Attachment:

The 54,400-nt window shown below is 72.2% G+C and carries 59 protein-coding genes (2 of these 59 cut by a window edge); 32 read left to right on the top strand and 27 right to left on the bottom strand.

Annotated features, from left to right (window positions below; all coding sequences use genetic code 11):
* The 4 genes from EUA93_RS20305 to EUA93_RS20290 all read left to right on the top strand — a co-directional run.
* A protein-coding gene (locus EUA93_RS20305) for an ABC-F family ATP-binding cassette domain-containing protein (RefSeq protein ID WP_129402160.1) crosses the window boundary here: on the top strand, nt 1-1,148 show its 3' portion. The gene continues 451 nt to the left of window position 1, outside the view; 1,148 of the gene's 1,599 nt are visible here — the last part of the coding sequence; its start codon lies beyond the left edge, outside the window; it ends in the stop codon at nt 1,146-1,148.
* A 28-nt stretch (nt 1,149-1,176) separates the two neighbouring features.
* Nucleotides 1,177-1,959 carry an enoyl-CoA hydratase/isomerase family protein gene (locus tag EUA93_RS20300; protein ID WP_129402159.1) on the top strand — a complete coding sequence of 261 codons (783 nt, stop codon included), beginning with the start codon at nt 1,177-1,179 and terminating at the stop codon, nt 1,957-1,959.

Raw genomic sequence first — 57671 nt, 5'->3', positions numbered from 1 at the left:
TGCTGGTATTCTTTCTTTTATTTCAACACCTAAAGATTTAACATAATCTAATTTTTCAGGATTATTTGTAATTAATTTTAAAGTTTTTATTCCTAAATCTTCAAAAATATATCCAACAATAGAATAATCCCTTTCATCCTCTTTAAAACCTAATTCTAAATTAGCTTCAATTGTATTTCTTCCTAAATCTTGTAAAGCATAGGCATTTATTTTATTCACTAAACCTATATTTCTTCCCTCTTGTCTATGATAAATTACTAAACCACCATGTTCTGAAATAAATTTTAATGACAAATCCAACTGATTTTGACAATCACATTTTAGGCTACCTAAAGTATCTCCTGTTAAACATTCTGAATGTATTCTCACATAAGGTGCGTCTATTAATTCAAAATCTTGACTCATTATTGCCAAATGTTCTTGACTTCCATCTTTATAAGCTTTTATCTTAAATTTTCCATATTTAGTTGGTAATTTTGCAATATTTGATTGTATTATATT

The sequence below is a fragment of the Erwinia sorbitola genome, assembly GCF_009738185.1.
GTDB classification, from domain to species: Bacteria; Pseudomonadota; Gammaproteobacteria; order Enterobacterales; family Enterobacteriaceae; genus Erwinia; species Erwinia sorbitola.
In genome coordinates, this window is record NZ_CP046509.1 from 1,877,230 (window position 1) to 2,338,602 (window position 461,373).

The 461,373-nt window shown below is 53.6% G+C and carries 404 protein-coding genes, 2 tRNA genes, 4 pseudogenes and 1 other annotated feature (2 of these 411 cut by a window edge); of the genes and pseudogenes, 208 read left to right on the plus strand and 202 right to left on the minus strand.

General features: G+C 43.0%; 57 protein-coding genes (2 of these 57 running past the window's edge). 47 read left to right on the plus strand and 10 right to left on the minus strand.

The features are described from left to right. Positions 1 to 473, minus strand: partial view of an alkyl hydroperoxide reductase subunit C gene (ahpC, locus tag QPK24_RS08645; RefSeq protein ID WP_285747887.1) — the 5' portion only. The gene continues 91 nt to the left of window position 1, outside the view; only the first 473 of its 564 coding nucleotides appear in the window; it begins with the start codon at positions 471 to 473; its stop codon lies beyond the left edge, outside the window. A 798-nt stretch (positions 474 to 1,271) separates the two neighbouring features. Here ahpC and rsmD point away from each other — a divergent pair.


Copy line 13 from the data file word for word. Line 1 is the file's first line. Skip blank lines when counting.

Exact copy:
General features: G+C 43.0%; 57 protein-coding genes (2 of these 57 running past the window's edge). 47 read left to right on the plus strand and 10 right to left on the minus strand.